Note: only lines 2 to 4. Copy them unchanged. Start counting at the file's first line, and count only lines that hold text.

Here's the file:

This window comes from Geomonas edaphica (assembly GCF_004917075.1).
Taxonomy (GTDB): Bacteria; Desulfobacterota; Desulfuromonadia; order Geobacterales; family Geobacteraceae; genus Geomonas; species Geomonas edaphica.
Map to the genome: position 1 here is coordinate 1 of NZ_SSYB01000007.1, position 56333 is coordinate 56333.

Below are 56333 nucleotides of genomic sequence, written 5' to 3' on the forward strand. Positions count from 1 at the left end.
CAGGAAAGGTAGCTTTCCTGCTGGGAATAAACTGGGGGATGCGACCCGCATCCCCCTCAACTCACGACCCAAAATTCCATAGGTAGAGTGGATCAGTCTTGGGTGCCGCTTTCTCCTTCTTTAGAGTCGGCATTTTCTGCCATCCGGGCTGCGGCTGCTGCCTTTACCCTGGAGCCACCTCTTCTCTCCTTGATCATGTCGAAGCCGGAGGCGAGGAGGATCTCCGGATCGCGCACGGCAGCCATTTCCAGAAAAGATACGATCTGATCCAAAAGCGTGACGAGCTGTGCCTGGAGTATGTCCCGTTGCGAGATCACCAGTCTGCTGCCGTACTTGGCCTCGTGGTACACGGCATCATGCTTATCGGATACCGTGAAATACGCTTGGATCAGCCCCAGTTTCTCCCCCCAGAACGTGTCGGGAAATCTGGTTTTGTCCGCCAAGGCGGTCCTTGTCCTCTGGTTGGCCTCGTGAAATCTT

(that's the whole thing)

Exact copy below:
Taxonomy (GTDB): Bacteria; Desulfobacterota; Desulfuromonadia; order Geobacterales; family Geobacteraceae; genus Geomonas; species Geomonas edaphica.
Map to the genome: position 1 here is coordinate 1 of NZ_SSYB01000007.1, position 56333 is coordinate 56333.

Below are 56333 nucleotides of genomic sequence, written 5' to 3' on the forward strand. Positions count from 1 at the left end.